1. Get into a plank position, with your wrists directly beneath your shoulders and arms straight. Your legs should also be straight behind you. Make sure that you’re also on your toes, but standing on one slider for each foot. Your feet are close together.

  2. In one smooth and controlled motion, spread your legs, using the sliders to slide them out wide. Ensure that you’re engaging your abdominal muscles to maintain a straight body. The wider your legs go, the harder the exercise is.

  3. Slide your feet back close together again.

  4. Repeat.

Notes: Just like with the plank, you need to make sure that your back is straight and your pelvis is tucked in. Don’t let your hips sag to the floor with your back arching or push your hips up too far in the air. Maintain a straight line.

KNEELING SLIDER ADDUCTION

 


Kneeling Slider Adduction.jpg

 

Equipment: Sliders

  1. Kneel on the ground with one slider beneath each knee but make sure you’re sitting up. You should have a straight line from your knees to your head.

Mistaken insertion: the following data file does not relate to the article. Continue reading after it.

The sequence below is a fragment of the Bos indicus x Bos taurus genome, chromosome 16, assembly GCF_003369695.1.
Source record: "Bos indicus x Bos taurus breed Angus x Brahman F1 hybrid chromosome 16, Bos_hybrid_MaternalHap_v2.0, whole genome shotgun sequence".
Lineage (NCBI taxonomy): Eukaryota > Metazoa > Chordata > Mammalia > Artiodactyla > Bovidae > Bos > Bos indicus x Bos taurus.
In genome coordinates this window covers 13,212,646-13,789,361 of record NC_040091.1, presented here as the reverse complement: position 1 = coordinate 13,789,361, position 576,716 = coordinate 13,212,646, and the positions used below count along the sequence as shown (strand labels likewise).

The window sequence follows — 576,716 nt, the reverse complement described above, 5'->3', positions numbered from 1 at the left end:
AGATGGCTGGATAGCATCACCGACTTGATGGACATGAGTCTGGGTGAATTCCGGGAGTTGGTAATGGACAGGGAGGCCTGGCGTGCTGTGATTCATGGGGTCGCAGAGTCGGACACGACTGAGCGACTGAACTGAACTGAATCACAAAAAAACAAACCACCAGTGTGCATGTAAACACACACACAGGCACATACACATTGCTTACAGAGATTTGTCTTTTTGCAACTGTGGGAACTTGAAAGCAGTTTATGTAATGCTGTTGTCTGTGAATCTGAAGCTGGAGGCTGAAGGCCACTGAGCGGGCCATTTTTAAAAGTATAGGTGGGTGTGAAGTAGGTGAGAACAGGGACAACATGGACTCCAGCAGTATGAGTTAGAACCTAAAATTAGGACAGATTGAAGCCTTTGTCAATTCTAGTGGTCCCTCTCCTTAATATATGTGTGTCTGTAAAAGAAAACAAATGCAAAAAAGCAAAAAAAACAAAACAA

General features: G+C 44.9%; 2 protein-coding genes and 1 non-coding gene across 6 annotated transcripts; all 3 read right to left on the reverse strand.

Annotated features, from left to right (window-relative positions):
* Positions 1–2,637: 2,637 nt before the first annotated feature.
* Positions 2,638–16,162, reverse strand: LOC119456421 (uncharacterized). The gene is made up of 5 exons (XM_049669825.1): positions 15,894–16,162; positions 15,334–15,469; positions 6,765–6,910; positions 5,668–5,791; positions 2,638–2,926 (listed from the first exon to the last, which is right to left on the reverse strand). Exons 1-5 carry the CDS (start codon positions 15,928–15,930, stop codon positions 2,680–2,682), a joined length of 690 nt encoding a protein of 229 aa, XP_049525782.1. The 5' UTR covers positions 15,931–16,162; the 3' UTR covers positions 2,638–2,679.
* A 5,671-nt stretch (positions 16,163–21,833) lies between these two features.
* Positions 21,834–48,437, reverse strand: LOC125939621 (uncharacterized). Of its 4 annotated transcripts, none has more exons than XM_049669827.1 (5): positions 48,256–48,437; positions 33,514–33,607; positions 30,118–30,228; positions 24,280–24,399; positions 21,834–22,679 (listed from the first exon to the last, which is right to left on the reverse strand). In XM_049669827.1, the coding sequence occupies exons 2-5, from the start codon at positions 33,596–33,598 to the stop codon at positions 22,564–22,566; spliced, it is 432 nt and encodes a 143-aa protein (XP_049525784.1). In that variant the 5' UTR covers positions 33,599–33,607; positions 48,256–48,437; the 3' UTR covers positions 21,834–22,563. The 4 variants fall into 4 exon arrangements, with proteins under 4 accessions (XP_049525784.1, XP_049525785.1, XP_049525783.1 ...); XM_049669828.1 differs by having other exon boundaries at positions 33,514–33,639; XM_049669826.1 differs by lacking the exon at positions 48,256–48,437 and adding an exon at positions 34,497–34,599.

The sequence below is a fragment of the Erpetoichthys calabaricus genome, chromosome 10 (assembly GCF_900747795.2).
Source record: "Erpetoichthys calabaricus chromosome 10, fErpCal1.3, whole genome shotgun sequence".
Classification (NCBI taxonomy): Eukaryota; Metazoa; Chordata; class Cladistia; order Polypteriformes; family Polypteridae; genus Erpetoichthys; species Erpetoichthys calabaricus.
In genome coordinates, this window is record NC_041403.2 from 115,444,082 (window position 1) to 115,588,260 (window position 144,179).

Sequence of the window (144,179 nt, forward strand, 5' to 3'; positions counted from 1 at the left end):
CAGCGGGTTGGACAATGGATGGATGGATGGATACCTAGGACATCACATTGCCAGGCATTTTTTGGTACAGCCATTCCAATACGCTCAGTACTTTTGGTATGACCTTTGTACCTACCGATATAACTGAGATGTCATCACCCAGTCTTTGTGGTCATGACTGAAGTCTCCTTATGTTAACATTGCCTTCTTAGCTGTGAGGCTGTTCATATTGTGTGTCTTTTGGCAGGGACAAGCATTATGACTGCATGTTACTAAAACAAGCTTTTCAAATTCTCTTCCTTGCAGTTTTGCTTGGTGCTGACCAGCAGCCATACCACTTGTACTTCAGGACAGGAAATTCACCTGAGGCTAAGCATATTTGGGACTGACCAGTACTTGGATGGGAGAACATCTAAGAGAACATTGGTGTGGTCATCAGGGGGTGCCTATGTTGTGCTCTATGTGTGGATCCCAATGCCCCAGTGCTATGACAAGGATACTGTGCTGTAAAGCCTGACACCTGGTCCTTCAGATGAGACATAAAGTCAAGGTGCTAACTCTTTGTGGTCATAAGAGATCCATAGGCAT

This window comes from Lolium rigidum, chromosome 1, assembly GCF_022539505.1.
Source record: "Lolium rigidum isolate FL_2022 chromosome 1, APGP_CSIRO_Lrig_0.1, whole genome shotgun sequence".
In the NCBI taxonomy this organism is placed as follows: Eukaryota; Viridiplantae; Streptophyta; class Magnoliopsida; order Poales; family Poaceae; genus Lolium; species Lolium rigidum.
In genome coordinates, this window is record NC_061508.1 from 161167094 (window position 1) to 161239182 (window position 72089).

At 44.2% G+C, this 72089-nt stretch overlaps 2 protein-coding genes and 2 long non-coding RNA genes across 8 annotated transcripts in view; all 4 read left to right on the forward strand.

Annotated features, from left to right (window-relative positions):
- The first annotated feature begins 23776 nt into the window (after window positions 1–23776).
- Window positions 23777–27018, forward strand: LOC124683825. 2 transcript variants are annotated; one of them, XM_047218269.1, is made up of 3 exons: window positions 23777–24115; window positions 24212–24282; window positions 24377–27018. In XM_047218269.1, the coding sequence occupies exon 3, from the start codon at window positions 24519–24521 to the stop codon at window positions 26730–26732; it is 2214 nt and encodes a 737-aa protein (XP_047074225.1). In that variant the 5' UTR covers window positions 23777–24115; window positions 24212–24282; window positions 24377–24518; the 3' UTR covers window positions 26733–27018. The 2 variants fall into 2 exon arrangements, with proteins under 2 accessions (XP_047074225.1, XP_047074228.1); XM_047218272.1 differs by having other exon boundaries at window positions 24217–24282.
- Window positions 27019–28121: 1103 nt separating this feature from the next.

2. Slowly slide your knees apart as far as you can go. Engage your core so that you remain upright. Your feet should remain close together behind you.

  3. Bring yourself back to the starting position by closing the knees.

  4. Repeat.

Stretches For Tight Hip Adductors

Feeling a little tight in your hip adductors, especially after doing some (or all) of our favourite hip adductor exercises? Here are 2 stretches to help you cool down and loosen up.

FROG STRETCH

 


Frog Stretch.jpg

 

Equipment: Sliders or floor mat, yoga blocks or book

  1. Begin your warm-up in a tabletop position. This means, ensuring your wrists are directly below your shoulders and your knees beneath your hips. If you have sliders, you can place one slider under each knee. If not, that’s fine but you might want to do this stretch on a floor mat or soft surface to cushion your knees.